Cooking The Stew
Cooking stew for meat is very different from cooking stew for rice. this recipe is for cooking stew for meat.
In a pot, not a saucepan, a pot, heat the palm oil, this oil has a low smoking point (and it is very healthy for you) so you should not heat in on high, it should be done on medium heat and you should not step away from the pot. After the palm oil has heated up just a bit, you may see a small amount of smoke or a small color change, (it should not turn black, or you have burnt it and this will not taste good), you will now add your grinded vegetables which look like a thick paste and stir gently. Again you will use your judgement to see if after you have stirred it, if it looks too thick, if it does, then add some more from your remaining 2 cups of water and cover, and let it cook for three minutes, bare in mind that it should never look watery, nor too thick.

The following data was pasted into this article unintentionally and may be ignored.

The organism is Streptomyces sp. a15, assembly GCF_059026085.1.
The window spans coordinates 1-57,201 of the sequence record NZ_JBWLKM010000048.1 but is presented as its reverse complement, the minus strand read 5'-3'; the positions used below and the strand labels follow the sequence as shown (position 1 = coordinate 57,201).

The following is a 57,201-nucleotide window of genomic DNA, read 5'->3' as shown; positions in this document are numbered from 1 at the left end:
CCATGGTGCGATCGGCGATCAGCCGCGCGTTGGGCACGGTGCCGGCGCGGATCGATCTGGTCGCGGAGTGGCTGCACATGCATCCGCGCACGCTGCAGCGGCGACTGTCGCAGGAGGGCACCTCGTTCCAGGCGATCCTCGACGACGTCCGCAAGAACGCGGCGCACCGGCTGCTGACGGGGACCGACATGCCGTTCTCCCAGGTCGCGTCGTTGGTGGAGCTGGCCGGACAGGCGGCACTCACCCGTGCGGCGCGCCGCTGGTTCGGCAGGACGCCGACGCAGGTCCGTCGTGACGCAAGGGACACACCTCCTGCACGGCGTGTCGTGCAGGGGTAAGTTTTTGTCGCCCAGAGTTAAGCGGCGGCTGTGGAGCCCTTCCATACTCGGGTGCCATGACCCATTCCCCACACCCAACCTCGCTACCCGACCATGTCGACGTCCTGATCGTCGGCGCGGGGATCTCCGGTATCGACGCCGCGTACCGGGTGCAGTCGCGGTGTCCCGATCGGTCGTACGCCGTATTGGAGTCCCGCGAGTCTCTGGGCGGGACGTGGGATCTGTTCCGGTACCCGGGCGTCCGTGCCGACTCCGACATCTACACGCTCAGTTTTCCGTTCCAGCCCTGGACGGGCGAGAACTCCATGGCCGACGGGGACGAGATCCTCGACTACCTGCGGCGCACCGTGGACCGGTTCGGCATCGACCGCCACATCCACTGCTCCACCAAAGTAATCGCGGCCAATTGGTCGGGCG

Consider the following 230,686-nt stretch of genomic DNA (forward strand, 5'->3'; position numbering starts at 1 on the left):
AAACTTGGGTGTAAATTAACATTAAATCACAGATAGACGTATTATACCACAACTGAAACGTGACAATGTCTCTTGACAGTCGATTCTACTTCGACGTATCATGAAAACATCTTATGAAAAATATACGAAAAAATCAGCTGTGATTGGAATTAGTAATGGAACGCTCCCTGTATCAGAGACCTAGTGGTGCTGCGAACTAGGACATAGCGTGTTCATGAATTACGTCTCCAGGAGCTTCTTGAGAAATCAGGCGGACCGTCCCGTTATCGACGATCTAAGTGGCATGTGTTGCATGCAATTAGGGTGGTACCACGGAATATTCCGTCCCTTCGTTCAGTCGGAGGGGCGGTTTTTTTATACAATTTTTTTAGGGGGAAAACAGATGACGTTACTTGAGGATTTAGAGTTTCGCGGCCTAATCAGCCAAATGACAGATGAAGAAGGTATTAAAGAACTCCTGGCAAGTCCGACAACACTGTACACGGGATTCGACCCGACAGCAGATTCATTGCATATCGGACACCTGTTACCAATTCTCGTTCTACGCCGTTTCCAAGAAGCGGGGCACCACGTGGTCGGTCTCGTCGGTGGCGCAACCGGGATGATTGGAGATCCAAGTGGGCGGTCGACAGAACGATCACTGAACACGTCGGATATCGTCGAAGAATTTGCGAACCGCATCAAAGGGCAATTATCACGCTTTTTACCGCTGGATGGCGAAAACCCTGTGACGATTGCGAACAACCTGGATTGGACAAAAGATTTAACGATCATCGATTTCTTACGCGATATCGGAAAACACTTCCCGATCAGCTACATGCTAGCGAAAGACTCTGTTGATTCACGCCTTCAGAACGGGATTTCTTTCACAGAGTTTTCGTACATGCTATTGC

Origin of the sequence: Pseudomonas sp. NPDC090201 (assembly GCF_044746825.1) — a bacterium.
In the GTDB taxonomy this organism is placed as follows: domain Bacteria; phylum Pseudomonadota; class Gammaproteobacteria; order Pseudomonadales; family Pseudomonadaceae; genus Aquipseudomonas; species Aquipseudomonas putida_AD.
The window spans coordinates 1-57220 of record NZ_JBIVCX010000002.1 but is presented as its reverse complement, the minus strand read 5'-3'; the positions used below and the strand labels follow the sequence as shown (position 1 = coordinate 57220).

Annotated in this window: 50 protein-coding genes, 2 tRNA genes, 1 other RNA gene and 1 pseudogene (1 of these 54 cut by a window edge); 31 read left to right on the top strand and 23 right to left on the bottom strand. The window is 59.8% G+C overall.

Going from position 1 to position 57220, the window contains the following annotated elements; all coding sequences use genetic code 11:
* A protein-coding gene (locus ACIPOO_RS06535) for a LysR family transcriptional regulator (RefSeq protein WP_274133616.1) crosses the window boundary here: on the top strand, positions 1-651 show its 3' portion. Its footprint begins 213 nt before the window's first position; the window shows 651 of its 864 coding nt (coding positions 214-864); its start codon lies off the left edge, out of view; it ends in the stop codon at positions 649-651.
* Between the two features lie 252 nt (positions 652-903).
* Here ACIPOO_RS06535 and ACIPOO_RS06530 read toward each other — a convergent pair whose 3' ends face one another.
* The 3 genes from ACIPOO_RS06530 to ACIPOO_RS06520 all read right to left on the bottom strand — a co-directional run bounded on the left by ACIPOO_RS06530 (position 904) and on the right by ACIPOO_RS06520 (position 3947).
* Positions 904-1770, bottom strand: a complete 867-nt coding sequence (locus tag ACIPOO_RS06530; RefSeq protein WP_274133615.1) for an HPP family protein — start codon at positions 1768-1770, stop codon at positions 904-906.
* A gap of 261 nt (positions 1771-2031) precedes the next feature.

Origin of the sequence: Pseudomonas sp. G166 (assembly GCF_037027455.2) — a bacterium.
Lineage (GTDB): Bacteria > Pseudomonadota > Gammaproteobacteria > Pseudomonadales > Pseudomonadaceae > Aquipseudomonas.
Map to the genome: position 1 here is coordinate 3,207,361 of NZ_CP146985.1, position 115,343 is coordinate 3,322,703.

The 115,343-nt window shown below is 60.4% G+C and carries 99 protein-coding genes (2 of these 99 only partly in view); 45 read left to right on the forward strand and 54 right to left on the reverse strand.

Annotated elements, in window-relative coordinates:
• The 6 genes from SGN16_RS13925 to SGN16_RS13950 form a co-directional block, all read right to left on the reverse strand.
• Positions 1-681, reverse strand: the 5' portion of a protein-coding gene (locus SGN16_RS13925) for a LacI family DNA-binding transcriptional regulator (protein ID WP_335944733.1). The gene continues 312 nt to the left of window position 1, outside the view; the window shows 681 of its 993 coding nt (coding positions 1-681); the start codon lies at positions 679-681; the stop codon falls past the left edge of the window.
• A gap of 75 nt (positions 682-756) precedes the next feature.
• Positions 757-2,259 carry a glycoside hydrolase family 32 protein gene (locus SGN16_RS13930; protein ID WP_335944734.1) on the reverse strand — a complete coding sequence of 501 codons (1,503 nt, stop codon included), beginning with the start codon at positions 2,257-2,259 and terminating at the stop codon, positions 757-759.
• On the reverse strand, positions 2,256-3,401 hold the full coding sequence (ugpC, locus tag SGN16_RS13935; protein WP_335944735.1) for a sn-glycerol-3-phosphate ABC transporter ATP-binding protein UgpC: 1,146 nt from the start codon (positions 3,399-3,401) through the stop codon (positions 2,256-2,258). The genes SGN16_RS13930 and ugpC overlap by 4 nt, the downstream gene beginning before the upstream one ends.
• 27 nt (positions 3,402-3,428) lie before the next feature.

After the three minutes has passed, remove the lid and stir, if the thickness of the stew satisfies you in looks, and coats nicely the back of the spoon, then you will add salt to taste, begin with a half of teaspoon or so. Add your three small cube of Maggi, crush the cubes as you add them (if you use maggai, you do not have to use curry, but I still put a pinch of curry however), add a three quarters of a teaspoon of curry powder, and a half of teaspoon of dry thyme, stir and taste, (not from the same stirring spoon, please never do that), adjust to taste and continue to cook for about three additional minutes. After which, you will add your already cooked meat, if you do not eat meat, then add your vegetable, Calaloo, Spinach, cabbage, Bitter Leaf or even Arugula. You could also add meat and vegetable to the stew.
In Nigerian cooking what ever meat you will add to the stew would be made first, and set aside.